Aaray does not meet Dilayla….  but he does meet Yoleen living right opposite him as his next door neighbour at the very same hotel. A conversation that starts over sharing a light turns into exploring the mountains together, unravelling the many sights that the magnificent mountains hold.

Aaray is a history teacher most fascinating to talk to with his deep insights on everything imaginable.
I ask them about the strife in Israel and Yoleen is replete with stories.
“When I was a child, they would announce for us to go into the ‘safe room’ in the house and put on the mask, when they knew the missiles were about to be fired. And we would go in there really scared, put on our masks and wait. Our parents who were so used to it, would step outside to watch and point to the missiles flying overhead and say, “No not here, it’s heading across to the other side”.
She says all this in such a humorous way, that ironically we all laugh.

Aaray is losing his eye-sight and this is impossible to tell. I only notice this when I stick my hand out to say goodbye one night after dinner and he does not reciprocate. I start waving my hand about in front of his face, until someone kindly points this out to me. He has been an athlete growing up, running on the football fields since he was a child.
“Yoleen I’m a mess.”, says Aaray who is not coping so well with the fading eyesight.
“All I see is a beautiful man with so much love to give the world.”, comes her reply.

The last time I see Yoleen is with a pink setting sun, a Simon and Garfunkel song to which she is singing along and a cup of cinnamon tea. Tears run down her cheek as she tells me Aaray is leaving back to Israel.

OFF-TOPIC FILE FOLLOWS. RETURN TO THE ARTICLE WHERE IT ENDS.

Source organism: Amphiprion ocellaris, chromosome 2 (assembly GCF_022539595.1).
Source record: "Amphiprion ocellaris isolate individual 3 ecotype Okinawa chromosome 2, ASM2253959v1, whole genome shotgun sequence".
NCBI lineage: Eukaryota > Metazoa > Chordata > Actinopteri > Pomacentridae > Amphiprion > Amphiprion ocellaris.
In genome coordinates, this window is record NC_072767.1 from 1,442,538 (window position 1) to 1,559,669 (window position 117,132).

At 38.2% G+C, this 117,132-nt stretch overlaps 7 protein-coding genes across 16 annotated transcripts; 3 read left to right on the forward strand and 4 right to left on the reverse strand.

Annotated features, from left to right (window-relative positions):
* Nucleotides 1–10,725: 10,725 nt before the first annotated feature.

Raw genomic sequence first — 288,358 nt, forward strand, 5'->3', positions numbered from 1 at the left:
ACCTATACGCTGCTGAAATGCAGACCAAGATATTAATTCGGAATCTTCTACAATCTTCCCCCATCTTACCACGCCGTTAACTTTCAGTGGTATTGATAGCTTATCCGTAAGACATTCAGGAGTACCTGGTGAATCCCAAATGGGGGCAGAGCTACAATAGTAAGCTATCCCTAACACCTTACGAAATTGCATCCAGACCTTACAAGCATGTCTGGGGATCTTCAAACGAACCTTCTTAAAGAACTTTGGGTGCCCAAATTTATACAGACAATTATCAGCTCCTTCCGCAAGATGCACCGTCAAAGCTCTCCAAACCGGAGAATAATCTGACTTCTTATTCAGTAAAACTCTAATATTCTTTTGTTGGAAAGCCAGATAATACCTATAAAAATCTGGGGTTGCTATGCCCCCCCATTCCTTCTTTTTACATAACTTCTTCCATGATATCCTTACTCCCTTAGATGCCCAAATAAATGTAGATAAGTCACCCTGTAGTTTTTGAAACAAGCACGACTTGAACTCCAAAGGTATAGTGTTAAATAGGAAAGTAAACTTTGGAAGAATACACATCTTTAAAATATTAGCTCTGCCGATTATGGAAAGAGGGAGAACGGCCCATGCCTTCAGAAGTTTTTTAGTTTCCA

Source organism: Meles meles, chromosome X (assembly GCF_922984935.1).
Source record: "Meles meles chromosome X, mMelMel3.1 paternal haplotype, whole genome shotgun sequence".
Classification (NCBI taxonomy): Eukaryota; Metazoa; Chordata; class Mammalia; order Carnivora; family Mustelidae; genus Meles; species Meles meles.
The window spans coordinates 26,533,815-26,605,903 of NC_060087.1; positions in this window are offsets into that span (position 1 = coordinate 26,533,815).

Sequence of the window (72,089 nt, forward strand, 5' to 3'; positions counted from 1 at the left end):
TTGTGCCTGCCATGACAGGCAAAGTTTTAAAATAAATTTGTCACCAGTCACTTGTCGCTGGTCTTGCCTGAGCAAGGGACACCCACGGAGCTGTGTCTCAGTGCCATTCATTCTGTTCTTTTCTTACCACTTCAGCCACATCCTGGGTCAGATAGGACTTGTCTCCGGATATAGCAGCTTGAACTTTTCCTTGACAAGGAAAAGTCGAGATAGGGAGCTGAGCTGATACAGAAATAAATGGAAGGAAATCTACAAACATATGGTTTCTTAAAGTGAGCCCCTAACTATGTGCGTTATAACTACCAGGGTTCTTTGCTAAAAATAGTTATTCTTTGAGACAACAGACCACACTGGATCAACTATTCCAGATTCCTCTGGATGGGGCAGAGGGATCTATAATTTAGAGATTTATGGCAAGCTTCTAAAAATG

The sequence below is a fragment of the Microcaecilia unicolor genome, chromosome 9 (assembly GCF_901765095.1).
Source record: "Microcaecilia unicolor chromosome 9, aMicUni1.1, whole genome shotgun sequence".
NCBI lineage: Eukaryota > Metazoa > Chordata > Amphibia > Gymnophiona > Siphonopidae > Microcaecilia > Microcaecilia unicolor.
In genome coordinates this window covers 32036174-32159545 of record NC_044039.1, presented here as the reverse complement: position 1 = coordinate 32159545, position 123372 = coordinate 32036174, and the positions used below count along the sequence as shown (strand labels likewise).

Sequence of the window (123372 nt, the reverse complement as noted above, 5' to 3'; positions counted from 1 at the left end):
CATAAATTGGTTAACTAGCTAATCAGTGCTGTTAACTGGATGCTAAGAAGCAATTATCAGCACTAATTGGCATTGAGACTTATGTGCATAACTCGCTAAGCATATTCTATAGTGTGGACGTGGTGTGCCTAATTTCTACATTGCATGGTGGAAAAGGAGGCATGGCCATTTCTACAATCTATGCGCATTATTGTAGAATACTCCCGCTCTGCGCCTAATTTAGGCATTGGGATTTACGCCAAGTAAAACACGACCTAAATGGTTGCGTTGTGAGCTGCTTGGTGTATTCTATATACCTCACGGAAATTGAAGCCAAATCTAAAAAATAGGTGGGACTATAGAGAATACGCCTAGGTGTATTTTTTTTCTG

After two weeks it is time for Aaray to head back home and for Yoleen to continue her journey. She says she must journey on because she came here for her.

******

A month after she leaves back to Israel, she writes to me saying,
“Aaray lives an hour away. I just came home after a cup of coffee”,
six months later, “So we’re moving in together” and just a little later, “travelling with Aaray.”
And now 2years later her last message to me goes something like this,
“We’re getting married in the Mountains. You have to come.”

I think of the distances that all of us travel for love and God’s brilliant hand in our lives. If it wasn’t for one cigarette that needed to be lit, they wouldn’t have come together.
The hotel, the cigarette and they themselves needed to be in the space of time.
Even before she met Aaray, she says, “I know this one thing; the Yoleen that came to India is not the same Yoleen that goes back out.”
She tells me that when I finish writing my book, she will read it to him.

by SHENAZ WAHID